According to Sports Illustrated, New Orleans Hornets guard Kenny Anderson is being sued for $2million by an ex-girlfriend who "accuses Anderson of, among other things, demanding that she dye her hair blonde to satisfy a sexual fantasy." Who was the fantasy about, Dennis Rodman?

News item: Minor league pitcher deliberately hits a protected bird with a baseball during pregame drills.
: What a cheap shot. I mean, everybody knows ospreys never charge the mound.

On the subject of ballpark violence, ESPN.com ran a list last week of the greatest baseball brawls of all time, and checking in at No.8 was one at Griffith Stadium on July 4, 1932. The details (as provided by the Web site):
"After Senators outfielder Carl Reynolds and Yankee catcher Bill Dickey collided hard on a play at the plate, Dickey swung and, with a single punch, broke Reynolds' jaw. It was one of the quickest KOs in baseball history. The league suspended Dickey for 30 days and fined him $1,000.
"'It was hot, and the games had been close, and I had been banged around for days,' Dickey said. 'When Reynolds came at me high, I just had to hit somebody.'"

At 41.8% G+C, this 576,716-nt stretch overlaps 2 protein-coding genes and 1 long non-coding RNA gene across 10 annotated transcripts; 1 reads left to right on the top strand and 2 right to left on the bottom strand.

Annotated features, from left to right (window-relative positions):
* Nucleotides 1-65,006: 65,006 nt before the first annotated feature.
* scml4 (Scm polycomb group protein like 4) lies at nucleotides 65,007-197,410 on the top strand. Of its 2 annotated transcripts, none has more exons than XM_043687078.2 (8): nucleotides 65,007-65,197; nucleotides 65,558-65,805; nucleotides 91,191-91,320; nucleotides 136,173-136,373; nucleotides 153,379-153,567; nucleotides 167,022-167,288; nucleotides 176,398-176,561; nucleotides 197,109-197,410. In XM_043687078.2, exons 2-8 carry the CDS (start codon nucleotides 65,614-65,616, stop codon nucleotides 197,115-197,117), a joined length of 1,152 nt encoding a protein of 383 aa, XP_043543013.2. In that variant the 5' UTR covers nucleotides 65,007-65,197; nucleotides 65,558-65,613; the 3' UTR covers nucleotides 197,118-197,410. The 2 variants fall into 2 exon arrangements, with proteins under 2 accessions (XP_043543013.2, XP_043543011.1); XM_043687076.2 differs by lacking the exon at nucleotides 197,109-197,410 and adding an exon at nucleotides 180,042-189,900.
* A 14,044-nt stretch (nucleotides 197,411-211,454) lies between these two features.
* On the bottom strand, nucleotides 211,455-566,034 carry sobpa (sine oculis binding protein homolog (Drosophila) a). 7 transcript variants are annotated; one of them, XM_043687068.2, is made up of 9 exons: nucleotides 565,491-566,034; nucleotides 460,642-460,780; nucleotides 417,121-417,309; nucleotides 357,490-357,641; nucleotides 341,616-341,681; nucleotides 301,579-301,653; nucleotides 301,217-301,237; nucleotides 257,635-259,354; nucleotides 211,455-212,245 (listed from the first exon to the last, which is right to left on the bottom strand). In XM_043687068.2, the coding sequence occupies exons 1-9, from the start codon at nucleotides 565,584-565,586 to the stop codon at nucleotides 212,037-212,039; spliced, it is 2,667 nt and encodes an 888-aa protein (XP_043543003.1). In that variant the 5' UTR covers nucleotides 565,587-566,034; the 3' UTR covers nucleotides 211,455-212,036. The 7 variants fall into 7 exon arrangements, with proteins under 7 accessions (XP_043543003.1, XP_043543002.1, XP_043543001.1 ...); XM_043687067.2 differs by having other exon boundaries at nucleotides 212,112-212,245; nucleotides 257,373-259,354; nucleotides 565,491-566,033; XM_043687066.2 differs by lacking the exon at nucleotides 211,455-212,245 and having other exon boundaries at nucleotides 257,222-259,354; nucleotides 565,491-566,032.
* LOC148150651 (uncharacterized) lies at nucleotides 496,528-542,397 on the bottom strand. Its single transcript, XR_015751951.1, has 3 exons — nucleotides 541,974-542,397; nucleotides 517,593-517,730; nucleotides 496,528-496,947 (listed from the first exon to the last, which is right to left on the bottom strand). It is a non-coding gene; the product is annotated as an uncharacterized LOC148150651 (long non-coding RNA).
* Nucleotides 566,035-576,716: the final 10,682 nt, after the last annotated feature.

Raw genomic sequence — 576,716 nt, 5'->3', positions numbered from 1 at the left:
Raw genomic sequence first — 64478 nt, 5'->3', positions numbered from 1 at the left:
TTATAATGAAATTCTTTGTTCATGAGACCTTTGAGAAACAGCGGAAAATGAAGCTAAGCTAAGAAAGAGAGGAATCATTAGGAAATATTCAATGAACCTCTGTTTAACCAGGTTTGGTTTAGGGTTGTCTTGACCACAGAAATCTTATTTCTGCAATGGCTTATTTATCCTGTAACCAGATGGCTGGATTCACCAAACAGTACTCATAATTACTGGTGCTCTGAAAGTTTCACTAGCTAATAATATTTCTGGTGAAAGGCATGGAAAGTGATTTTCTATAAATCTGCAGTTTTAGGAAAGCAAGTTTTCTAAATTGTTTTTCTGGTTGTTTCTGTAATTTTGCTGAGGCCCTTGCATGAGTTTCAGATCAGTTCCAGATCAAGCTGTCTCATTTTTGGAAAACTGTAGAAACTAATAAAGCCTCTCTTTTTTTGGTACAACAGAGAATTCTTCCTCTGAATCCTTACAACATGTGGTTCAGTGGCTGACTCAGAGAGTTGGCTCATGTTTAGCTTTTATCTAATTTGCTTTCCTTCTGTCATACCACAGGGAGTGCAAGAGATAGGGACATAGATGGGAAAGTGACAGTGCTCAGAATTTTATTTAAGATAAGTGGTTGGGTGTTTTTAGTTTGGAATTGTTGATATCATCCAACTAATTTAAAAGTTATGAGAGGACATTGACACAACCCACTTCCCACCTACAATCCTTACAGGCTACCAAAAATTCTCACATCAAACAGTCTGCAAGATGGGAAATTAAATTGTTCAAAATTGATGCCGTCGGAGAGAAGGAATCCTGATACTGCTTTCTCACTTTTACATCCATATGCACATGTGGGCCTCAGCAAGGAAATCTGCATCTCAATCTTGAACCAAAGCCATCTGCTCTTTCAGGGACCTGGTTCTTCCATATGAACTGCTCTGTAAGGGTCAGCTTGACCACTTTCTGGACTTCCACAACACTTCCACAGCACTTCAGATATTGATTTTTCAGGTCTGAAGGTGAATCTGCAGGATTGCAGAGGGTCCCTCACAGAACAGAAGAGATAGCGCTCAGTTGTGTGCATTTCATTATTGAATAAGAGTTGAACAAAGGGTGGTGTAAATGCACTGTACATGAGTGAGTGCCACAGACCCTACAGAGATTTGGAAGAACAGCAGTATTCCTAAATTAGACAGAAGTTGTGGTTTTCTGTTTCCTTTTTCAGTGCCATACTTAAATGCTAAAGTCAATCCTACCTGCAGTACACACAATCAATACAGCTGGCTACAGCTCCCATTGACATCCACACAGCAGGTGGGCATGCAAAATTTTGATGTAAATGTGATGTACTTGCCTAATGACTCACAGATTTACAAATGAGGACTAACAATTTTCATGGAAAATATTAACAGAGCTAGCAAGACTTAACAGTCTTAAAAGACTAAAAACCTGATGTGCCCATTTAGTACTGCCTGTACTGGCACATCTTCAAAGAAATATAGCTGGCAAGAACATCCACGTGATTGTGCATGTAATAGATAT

I just had to hit somebody. I love that.

Nowadays we have heavyweight champions who don't even feel the need to hit somebody.

Can't say I'd ever heard of Reynolds before whichis sort of surprising, inasmuch as he was a .302 hitter in his 13-year career (with a high of .359 for the White Sox in 1930). The Senators traded him to the Tigers after the '32 season in a deal for Goose Goslin, but they got him back from the Red Sox four years later in a swap that involved Heinie Manush.

Turns out Dickey wasn't the only famous Yankee Reynolds bumped into. On June 8, 1935, Carl almost ended Lou Gehrig's consecutive games streak four years early when he collided with him at first base in the first game of a doubleheader at Fenway Park. Gehrig went to the clubhouse with "arm and shoulder injuries," BaseballLibrary.com notes, but toughed it out and played in Game 2.

BaseballLibrary.com check it out sometime. (Pack a lunch, though, because you'll probably want to spend all day there.)

Another Reynolds nugget from BaseballLibrary.com: "July 2, 1930 Carl Reynolds of the White Sox hits three consecutive HRs in the second game of a doubleheader at Yankee Stadium. Two of them are hit inside the park. The feat is second-billed, as headlines tell of [Babe] Ruth tearing a nail off his finger on the OF screen."

And finally, I've got no problem with LPGA commissioner Ty Votaw dating one of the players on his tour as long as Tim Finchem doesn't follow suit.